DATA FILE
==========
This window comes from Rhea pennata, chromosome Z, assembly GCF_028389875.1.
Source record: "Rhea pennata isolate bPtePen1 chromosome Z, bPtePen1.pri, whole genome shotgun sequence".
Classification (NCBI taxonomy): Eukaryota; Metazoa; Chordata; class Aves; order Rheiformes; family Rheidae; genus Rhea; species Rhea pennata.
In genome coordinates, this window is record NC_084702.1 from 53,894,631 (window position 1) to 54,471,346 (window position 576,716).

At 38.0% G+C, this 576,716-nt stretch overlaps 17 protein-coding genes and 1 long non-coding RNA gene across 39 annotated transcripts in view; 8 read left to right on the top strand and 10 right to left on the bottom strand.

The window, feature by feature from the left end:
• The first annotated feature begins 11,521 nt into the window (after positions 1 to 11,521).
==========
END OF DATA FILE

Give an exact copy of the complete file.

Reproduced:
This window comes from Rhea pennata, chromosome Z, assembly GCF_028389875.1.
Source record: "Rhea pennata isolate bPtePen1 chromosome Z, bPtePen1.pri, whole genome shotgun sequence".
Classification (NCBI taxonomy): Eukaryota; Metazoa; Chordata; class Aves; order Rheiformes; family Rheidae; genus Rhea; species Rhea pennata.
In genome coordinates, this window is record NC_084702.1 from 53,894,631 (window position 1) to 54,471,346 (window position 576,716).

At 38.0% G+C, this 576,716-nt stretch overlaps 17 protein-coding genes and 1 long non-coding RNA gene across 39 annotated transcripts in view; 8 read left to right on the top strand and 10 right to left on the bottom strand.

The window, feature by feature from the left end:
• The first annotated feature begins 11,521 nt into the window (after positions 1 to 11,521).